# Who is Worse: Software Developers or Users?

My two messages to the discussion on the ICS-L list

A simple problem with ‘<‘ in Matlab?

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I have browsed the current discussion and it was quite entertaining. It helped me to relax a bit after a long working day.

The question that I am asking myself often recently, who is worse: software developers or users. This discussion shows that users seem to blame more than developers. It happens that many MATLAB users expect miracles and do not want to understand basics of numerics.

The first question to ask yourself is whether you want symbolic computations or numerical ones. If you decide for numerics, then you have to learn how to work with floating numbers. Whether you choose a free software or commercial, this does not matter, the technology for floating numbers is the same.

One can definitely bet that in numerics

0.01 + 0.01 + 0.01 + 0.01 + 0.01 +
0.01 + 0.01 + 0.01 + 0.01 + 0.01 + 0.01 == 0.11

and sometimes it may even work but it would be much better to take a course in numerics.

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First I was talking not about “become a serious software developer” (Klaas). My point was that it is necessary to understand technology, that is, if someone decides for floating number, he/she must understand that the associativity for example is not there anymore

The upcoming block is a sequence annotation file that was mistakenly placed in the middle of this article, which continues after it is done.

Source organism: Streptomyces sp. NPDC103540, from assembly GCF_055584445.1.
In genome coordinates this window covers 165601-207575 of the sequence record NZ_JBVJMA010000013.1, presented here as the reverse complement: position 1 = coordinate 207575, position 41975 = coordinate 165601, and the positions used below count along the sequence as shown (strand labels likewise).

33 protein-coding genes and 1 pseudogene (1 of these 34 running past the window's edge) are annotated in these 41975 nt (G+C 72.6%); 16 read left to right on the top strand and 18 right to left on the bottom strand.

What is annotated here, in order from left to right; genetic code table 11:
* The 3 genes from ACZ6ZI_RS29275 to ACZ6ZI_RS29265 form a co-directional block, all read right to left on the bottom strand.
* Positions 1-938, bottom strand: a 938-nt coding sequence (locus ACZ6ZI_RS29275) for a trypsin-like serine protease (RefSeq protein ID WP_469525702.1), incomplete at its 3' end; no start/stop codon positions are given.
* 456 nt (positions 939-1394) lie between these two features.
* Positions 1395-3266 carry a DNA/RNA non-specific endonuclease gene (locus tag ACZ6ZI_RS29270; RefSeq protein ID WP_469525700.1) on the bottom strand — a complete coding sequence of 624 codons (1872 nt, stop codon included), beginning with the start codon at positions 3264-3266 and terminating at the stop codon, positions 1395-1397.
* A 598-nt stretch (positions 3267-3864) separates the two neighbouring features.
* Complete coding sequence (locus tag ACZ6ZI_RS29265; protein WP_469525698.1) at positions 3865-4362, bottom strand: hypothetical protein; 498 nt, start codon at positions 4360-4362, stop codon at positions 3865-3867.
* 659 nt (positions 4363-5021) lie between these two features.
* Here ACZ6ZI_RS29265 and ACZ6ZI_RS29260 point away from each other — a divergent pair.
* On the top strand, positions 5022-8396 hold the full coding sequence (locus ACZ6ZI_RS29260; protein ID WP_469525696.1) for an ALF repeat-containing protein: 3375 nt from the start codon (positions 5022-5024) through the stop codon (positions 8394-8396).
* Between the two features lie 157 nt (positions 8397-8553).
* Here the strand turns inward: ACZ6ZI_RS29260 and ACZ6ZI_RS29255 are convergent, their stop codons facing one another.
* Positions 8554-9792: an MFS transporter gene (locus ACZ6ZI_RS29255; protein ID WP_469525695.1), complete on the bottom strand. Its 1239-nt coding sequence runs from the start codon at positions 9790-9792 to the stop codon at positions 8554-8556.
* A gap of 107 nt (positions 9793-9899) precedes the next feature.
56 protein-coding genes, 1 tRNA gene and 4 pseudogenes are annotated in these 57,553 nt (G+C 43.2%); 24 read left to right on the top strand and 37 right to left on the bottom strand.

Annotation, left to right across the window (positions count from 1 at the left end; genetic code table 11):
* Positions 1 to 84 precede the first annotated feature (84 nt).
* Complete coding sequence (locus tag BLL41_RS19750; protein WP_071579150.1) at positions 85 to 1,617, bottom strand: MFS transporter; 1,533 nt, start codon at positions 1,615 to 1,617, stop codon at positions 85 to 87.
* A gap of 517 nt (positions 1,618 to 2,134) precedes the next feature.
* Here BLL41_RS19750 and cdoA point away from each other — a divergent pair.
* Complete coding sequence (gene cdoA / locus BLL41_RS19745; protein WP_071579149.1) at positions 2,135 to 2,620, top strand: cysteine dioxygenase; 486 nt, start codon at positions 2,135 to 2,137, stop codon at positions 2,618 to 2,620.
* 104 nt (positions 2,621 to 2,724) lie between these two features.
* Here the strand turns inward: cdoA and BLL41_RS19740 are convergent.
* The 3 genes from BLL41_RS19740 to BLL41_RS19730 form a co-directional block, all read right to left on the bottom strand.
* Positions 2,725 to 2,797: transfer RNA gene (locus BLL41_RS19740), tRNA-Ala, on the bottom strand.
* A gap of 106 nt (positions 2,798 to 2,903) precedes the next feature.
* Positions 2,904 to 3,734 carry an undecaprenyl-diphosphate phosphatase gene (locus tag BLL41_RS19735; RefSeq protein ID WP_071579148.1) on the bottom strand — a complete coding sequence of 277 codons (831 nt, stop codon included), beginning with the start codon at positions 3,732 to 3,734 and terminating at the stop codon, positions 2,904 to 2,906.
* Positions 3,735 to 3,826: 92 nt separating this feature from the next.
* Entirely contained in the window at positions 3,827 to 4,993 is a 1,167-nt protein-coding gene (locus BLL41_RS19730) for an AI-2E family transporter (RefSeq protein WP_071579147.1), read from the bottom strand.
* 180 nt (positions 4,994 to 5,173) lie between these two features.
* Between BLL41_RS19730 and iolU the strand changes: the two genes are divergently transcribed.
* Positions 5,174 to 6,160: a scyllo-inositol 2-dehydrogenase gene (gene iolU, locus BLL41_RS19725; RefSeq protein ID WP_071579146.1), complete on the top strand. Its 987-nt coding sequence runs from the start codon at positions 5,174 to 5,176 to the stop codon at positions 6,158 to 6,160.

(a + b) + c != a + (b + c)

The concept of the machine epsilon is also very important. I remember very well the Fortran statement from Forsythe’s Computer Methods for Mathematical Computations

if (1. + eps .eq. 1.)

It took me awhile to understand it. First I thought that this is just a misprint (it is evident that this could not be right) and only when I have run the code I have got the point.

By the way, a very nice book, it is written not for serious software development but rather for public education.

Second, I have recently read A Different Universe by R. B. Laughlin. A nice quote

One of the more interesting trends of the computer age is that physical science students are increasingly unwilling or unable to write computer code. I was very upset when I first observed this and took stern measures in my department to counteract it … Eventually, however, I realized that the students were right and I was wrong, and stopped the crusade. … The truth is that it is no longer cost-effective for most well-educated people to program their own computers, or even to learn how to do so. The wise use of time is to spend a few bucks to buy a program that does what one wants or, in extreme cases, search the internet for free software.”

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